These values will be adjusted in the future after you get some usage statistics and tweaking information from MySQLTuner

Ctrl+X, Y and Enter

Install WordPress

Create the site directory, this is the folder where your WordPress installation will be stored

Enter the site directory, grab the latest WordPress package and unpack it, then adjust the ownership so nginx can read it

Set up WordPress with MariaDB and nginx

Copy the sample wp-config.php file

Open the wp-config.php file to adjust the SQL database used

Adjust these settings so WordPress can connect to MariaDB. They are the values from when you created the SQL WordPress user.

Change ownership of the WordPress directory

Change permissions of the directories to the recommended 0755

Change permission of the wp-config.php file and other files to 0644

Create the WordPress nginx virtual host file

Paste this secure WordPress nginx configuration, if you want to only use domain.com or www.domain.com see this post.

Unlink the default site and symlink the WordPress site nginx virtual host

Restart nginx and php7.0-fpm

Now you can enter the IP address of your host into a browser and begin the 2 step process for installing WordPress on your VPS or dedicated server using nginx, MariaDB, php7-fpm.

Next see WordPress APCu Object Cache for PHP7

For additional speed use Redis object cache (guide here) to ease the load on the MySQL server.

For speeding up your site, consider using nginx’s fastcgi caching, personally I prefer using Varnish(guide) so that I can more precisely control the cache – warming up, specifically emptying cache for certain posts, categories etc and selectively purge static files.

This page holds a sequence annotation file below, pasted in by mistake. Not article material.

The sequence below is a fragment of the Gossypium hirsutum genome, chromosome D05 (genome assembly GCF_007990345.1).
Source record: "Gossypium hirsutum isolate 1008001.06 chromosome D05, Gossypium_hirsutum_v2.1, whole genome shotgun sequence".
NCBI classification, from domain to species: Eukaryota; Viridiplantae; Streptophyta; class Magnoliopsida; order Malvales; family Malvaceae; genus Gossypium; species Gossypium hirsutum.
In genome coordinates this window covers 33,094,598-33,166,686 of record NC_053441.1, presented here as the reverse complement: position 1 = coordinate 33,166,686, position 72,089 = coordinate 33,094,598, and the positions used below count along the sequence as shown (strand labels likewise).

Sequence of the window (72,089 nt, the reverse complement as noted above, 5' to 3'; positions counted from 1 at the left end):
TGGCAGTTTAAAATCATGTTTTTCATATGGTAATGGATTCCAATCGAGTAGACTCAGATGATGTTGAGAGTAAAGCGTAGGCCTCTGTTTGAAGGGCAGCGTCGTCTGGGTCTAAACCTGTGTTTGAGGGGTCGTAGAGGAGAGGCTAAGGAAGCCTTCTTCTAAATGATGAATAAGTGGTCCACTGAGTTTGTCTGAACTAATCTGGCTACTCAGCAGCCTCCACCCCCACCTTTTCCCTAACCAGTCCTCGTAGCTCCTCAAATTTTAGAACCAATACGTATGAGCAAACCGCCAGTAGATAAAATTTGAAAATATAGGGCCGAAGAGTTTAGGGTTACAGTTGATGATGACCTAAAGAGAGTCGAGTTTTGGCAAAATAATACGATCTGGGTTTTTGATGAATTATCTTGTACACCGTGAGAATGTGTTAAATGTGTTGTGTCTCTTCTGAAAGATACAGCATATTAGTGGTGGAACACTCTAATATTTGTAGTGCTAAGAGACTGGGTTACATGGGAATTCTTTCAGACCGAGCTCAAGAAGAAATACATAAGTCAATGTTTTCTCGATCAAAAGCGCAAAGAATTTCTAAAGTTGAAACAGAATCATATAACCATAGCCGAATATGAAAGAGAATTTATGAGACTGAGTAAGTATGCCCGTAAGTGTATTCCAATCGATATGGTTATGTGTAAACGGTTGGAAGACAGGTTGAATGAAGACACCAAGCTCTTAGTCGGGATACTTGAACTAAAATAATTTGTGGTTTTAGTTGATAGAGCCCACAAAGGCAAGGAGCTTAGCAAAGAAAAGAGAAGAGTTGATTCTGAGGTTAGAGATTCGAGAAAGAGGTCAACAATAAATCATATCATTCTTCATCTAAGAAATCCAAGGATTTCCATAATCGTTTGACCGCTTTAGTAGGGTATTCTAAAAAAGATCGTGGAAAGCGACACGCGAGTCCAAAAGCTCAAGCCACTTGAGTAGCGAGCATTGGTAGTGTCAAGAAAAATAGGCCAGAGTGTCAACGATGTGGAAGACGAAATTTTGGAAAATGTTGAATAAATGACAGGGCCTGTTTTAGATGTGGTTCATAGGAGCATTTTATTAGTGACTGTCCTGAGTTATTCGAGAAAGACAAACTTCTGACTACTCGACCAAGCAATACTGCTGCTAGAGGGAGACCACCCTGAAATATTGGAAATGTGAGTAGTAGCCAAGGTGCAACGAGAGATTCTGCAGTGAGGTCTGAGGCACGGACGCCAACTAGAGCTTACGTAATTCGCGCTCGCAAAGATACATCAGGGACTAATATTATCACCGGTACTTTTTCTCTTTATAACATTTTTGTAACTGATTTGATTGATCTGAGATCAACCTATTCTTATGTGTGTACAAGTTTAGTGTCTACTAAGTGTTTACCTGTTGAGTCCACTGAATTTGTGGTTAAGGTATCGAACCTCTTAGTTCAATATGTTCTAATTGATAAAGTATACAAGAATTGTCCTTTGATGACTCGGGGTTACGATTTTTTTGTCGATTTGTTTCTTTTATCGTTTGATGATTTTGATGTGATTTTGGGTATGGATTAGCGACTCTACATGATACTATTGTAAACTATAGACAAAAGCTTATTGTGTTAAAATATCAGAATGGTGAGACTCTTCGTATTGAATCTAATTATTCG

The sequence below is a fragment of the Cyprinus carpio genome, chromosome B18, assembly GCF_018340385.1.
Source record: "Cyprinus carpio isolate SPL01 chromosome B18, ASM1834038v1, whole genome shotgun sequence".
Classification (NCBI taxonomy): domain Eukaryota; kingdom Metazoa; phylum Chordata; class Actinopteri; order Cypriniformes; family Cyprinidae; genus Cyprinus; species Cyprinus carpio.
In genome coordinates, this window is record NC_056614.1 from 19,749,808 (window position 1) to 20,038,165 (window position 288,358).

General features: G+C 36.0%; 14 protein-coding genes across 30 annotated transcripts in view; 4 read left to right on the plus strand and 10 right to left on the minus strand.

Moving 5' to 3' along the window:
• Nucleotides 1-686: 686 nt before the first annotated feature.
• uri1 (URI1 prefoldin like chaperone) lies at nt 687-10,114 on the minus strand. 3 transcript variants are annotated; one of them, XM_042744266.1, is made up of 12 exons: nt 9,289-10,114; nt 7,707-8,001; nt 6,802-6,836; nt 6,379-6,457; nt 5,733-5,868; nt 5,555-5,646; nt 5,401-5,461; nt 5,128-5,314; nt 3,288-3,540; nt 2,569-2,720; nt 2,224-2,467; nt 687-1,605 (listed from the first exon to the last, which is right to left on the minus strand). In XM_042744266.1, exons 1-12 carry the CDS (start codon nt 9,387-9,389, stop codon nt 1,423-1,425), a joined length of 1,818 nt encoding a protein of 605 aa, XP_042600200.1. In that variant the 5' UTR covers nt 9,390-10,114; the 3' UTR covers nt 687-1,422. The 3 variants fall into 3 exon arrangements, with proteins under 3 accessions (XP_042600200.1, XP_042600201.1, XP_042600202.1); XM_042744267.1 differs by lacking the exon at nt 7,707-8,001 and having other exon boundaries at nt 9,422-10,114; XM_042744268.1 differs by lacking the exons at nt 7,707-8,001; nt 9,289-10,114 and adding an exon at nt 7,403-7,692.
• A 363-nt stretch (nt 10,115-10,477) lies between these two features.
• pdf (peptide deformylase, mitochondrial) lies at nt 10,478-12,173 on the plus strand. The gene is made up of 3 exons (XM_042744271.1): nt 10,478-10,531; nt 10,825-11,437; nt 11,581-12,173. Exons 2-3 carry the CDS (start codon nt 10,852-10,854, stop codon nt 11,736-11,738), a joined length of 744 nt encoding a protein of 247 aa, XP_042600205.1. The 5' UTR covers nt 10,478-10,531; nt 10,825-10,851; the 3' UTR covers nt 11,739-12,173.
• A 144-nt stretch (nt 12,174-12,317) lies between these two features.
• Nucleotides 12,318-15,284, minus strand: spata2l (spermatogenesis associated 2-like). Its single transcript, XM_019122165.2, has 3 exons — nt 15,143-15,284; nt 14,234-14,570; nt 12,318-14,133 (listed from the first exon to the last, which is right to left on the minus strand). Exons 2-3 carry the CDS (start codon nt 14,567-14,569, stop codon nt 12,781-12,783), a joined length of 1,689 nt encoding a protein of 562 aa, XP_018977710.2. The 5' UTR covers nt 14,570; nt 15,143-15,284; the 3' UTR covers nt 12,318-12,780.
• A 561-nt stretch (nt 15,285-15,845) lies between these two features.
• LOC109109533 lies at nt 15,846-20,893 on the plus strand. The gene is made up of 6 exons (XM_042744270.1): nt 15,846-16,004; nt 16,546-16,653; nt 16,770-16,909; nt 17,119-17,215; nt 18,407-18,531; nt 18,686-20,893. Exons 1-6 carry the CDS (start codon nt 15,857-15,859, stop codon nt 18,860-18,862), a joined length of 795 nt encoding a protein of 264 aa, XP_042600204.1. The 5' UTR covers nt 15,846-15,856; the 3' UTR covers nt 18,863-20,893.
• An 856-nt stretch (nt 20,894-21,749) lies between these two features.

Install and Configure Latest Redis Cache for WordPress

Install and Configure Latest Redis Cache for WordPress

Redis-server is a caching system that speeds up WordPress using object cache. Benchmarks show ridiculous speed increases with the PECL Redis extension for PHP. I use Redis caching and Varnish caching for this site and have found it to be the best combination on my 512 MB Digital Ocean droplet for $5 a month.

This guide is for Ubuntu and Debian based systems (Wheezy 7, Jessie 8, Trusty 14.x and Vivid 15.x and later) but should work on CentOS, Fedora and others by making small adjustments to package managers and paths. It provides a secure Redis installation for WordPress in light of recent telnet exploits – no easy root access can be gained from hackers if you follow this configuration tutorial.

Note: If you are on Ubuntu 16.04 please follow my new Redis guide.

Install and Configure Latest Redis Cache for WordPress

Using Redis object cache with WordPress requires two components speed boost your site

  • Redis Server which stores the WordPress object cache
  • Redis PHP extension (phpredis or predis) for php to communicate with the redis-server for storing and retrieving cache